ZAGREB — Croatia's main opposition conservatives and a small party that emerged as a kingmaker in last month's election have secured the parliamentary majority needed to form a government, President Kolinda Grabar-Kitarovic said on Tuesday.
Members of the Patriotic Coalition, led by the main opposition conservative HDZ, and the smaller Most party "informed me that they enjoy the support of a majority, or 78 deputies" in the 151-seat assembly, Grabar-Kitarovic told reporters.
The last round of consultations between the president and the parties would be held on Wednesday when a deal on choosing the new prime minister should be reached, she said.
"By Wednesday evening either we will have a PM-designate or I will name a temporary government and call early parliamentary elections," Grabar-Kitarovic said.
The breakthrough comes more than six weeks after elections that failed to produce an outright winner.
It led to difficult talks, marked by numerous twists, between a bloc led by the incumbent Social Democrats, the HDZ-led coalition and the Most party over reforms that would be implemented by a new government.
Under the constitution, the president must consult with parties to name a new prime minister who must enjoy the support of a majority of deputies.
Most ("Bridge" in Croatian) initially insisted that the new premier should be non-partisan, although it eventually accepted that its leader Bozo Petrov be nominated for the position.
Both Petrov and HDZ have continued to express support for a non-partisan premier, without giving a name.
"We will name a PM-designate by tomorrow. We aim to select a non-partisan person, an expert. The whole government will be reformist and expert," HDZ leader Tomislav Karamarko told reporters.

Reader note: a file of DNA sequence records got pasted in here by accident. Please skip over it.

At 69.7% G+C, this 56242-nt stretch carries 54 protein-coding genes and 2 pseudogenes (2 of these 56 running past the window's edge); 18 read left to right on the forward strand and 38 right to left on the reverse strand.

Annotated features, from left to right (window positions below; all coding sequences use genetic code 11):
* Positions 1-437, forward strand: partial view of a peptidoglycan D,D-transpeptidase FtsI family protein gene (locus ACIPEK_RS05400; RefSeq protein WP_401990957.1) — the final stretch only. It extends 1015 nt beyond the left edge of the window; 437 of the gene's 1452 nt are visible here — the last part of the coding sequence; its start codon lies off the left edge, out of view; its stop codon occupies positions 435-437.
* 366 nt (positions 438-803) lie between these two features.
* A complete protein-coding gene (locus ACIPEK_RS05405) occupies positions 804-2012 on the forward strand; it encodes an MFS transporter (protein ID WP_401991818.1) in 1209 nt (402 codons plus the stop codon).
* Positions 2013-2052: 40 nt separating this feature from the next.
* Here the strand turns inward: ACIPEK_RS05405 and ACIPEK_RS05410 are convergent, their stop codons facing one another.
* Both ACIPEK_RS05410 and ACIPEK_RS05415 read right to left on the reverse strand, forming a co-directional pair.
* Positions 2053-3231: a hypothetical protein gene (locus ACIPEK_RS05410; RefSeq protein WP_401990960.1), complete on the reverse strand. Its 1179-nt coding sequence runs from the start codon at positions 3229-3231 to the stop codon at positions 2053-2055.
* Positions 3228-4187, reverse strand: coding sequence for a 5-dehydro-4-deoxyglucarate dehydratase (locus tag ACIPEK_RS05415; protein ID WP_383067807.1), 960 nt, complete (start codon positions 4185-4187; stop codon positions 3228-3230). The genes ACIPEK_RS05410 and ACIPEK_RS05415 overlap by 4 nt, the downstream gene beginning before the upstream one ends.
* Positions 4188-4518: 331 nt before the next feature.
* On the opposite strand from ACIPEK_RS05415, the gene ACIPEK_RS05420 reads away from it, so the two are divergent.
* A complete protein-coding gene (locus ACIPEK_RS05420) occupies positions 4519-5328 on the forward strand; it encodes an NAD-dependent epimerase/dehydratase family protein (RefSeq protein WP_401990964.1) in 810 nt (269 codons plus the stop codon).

However, he added that the new premier could be "someone from Most," possibly hinting at Petrov.
Political newcomer Most has sought to position itself as reformist, and Petrov insisted late on Tuesday that his party's "goal is a non-partisan PM-designate."
Impasse delaying reforms
Most emerged as a powerful force in the election, coming third with an unexpected 19 seats. But the party has since been beset by internal wrangling, with at least four members leaving.
Focused on the need for widespread reforms of the public sector, judiciary and fiscal policy, most of Most's leadership hail from a conservative background.
The eventual PM-designate has up to 60 days to secure support for a cabinet, failing which another candidate can be named. After a second failure, the president would have to call fresh elections.
The political deadlock has been delaying badly needed economic reform as Croatia slowly emerges from six years of recession and faces an unprecedented influx of refugees on their way to northern Europe.
For the past four years the European Union's newest member has been led by a centre-left coalition government headed by Prime Minister Zoran Milanovic's SDP. — AFP